I am asked to show that the unbiased estimator $\hat{\sigma^2}=\frac{1}{n-1}\sum_{i=1}^n (X_i-\bar{X})^2$ is not efficient.

So far I was able to show that the Rao-Cramer Lower Bound is $\frac{2\sigma^4}{n}$ so I know that I need to find $Var[\hat{\sigma^2}]>RCLB$.

What I have tried here is to simply plug it in using the identity

$$\sum_{i=1}^n (X_i-\bar{X})^2 = \sum_{i=1}^n X_i^2 - n\bar{X}^2$$

What makes me uncomfortable is that unlike expectation, I need to know whether these two terms are independent or not, and I do not know how to find $Var[\bar{X}^2]$ even if they were.

I also tried to express the sum of square as

$$\sum_{i=1}^n (X_i-\mu +\mu-\bar{X})^2 = \sigma^2 \left[ \sum_{i=1}^n\left(\frac{X_i-\bar{X}}{\sigma}\right)^2 - 2\left(\frac{X_i-\bar{X}}{\sigma}\right)\sum_{i=1}^n\left( \frac{X_i-\mu}{\sigma} \right) + n\left( \frac{\bar{X}-\mu}{\sigma} \right)^2 \right]$$

hoping that $\chi_{n}^2$ and $N(0,1)$ could come into play but I face the same issue again.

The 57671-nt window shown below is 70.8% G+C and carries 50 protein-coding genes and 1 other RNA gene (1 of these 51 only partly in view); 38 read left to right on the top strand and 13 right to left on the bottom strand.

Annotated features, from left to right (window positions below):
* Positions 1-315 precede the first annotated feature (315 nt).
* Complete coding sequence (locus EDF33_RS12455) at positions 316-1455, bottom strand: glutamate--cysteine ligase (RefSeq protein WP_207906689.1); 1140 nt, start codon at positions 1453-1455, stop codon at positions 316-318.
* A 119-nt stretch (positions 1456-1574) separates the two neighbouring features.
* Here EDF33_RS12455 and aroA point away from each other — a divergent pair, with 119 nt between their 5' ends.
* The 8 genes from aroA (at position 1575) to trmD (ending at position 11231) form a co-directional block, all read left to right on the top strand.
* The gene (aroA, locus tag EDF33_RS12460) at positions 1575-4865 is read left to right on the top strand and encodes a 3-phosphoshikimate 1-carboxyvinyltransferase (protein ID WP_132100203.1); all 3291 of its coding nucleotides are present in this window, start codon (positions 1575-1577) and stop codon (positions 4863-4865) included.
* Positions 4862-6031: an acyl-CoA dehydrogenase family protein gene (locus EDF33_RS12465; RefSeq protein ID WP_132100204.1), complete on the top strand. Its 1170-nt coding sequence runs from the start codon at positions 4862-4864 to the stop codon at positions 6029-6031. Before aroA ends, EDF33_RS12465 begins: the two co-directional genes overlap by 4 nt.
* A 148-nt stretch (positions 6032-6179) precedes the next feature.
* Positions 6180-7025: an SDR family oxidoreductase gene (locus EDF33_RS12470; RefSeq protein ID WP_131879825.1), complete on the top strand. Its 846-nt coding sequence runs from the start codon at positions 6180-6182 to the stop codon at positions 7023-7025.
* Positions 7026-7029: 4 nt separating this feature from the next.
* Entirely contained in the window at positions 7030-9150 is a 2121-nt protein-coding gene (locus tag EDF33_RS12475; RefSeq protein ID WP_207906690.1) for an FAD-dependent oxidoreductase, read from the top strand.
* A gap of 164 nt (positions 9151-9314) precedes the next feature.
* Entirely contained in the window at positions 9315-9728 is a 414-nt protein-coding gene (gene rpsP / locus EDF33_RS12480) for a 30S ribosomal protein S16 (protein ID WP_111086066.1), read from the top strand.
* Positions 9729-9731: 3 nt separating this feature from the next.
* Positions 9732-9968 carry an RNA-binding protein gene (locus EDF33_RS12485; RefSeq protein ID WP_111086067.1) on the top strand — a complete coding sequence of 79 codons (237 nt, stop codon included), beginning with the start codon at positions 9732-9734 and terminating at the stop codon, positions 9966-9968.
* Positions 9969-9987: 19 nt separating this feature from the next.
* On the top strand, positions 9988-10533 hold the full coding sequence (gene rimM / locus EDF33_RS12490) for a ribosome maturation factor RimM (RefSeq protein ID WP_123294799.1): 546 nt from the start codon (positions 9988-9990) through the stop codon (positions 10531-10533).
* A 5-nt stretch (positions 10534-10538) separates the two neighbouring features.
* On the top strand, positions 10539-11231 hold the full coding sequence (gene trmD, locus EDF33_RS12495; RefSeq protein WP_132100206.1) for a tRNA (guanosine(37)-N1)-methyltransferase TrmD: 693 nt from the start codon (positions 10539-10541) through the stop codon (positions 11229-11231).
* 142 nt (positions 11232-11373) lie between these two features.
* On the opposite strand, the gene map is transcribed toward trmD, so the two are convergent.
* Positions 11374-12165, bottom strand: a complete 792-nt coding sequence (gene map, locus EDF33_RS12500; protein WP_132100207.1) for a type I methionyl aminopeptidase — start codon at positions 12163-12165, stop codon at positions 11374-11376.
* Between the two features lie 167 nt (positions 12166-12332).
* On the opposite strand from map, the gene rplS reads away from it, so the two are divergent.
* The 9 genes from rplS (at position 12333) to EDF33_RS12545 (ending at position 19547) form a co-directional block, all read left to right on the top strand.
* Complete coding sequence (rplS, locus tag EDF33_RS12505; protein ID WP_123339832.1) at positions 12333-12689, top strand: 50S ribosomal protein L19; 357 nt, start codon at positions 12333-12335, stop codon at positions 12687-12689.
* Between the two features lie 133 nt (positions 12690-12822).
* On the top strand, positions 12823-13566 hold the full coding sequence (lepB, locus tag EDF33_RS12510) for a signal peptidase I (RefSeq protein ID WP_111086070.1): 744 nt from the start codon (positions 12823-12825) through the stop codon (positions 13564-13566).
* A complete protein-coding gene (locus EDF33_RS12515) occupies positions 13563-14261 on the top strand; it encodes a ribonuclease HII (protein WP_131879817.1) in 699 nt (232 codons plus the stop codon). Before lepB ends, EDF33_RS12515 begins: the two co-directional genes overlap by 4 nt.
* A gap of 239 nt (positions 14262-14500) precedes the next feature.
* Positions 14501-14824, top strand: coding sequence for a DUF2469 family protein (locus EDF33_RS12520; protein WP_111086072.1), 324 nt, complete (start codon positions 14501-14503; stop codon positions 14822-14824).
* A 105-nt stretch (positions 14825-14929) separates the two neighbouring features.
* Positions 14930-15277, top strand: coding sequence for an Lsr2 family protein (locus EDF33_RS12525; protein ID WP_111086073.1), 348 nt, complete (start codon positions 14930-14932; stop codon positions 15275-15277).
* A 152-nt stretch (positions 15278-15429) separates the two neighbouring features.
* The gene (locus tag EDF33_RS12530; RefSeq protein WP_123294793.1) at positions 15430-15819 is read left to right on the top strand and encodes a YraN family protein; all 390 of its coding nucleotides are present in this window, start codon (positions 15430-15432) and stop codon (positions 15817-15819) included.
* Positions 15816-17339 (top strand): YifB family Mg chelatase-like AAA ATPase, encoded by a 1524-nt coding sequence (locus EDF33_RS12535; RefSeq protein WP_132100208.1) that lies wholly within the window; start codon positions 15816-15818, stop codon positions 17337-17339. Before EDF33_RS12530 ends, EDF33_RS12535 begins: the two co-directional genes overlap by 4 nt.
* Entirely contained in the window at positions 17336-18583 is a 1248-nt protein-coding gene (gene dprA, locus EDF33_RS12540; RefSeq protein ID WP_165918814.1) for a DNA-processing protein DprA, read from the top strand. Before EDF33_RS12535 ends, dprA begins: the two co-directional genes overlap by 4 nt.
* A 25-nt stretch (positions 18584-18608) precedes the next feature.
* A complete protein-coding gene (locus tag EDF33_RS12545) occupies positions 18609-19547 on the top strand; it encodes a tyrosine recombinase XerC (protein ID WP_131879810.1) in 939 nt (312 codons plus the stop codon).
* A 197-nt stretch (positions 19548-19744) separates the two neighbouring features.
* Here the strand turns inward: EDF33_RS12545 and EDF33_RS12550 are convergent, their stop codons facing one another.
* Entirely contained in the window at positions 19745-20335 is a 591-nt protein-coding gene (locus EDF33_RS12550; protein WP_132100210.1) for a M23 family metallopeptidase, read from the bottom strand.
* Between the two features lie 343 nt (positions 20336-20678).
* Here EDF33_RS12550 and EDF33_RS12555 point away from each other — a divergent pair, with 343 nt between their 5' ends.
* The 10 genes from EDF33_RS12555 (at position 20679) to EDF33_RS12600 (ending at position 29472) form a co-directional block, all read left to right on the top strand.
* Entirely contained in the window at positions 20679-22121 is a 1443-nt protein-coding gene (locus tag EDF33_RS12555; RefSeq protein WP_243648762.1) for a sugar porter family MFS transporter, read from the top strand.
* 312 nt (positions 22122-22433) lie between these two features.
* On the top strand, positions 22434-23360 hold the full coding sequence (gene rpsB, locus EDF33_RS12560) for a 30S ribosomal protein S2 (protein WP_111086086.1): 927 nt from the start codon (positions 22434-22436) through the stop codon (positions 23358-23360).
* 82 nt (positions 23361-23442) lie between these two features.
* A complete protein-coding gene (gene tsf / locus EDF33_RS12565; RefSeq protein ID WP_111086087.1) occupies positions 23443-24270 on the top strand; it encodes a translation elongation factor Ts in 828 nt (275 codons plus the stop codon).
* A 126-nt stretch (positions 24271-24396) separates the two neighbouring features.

I would appreciate your input.

  • $\begingroup$ If you want to find the variance of sample variance, this page could help (the accepted answer there has the variance in the case where the $X_i$ are normal, showing that it is $\frac{2\sigma^4}{n-1}$). Also this page. $\endgroup$ Jun 22, 2019 at 0:31
  • $\begingroup$ The author probably forgot to mention that the sample is i.i.d. and came from a Normal($\mu,\sigma^2$) distribution, otherwise nothing makes sense. $\endgroup$
    – bluemaster
    Aug 30, 2022 at 10:23

1 Answer 1


Because: $$\hat{\sigma^2} \sim \frac{\chi_{n-1}^2 \sigma^2}{n-1}$$ And since the variance of the Chi-squared distribution is $2k$ where $k$ is the number of the degrees of freedom we have: $$Var[\hat{\sigma^2}]=\frac{2(n-1)\sigma^4}{(n-1)^2}=\frac{2\sigma^4}{n-1}>\frac{2\sigma^4}{n}$$

  • $\begingroup$ Can you elaborate on why it is chi-squared? I thought $(\frac{X-\mu}{\sigma})^2$ was chi-squared, not $(\frac{X-\bar{X}}{\sigma})^2$ $\endgroup$
    – hyg17
    Jun 22, 2019 at 0:47
  • $\begingroup$ They both have Chi-squared distribution but the first one has $n$ degrees of freedom whereas the second one has just $n-1$. Please see stats.stackexchange.com/questions/121662/… $\endgroup$
    – Bartek
    Jun 22, 2019 at 0:50
  • $\begingroup$ thank you ! I will take a look at it $\endgroup$
    – hyg17
    Jun 22, 2019 at 1:09

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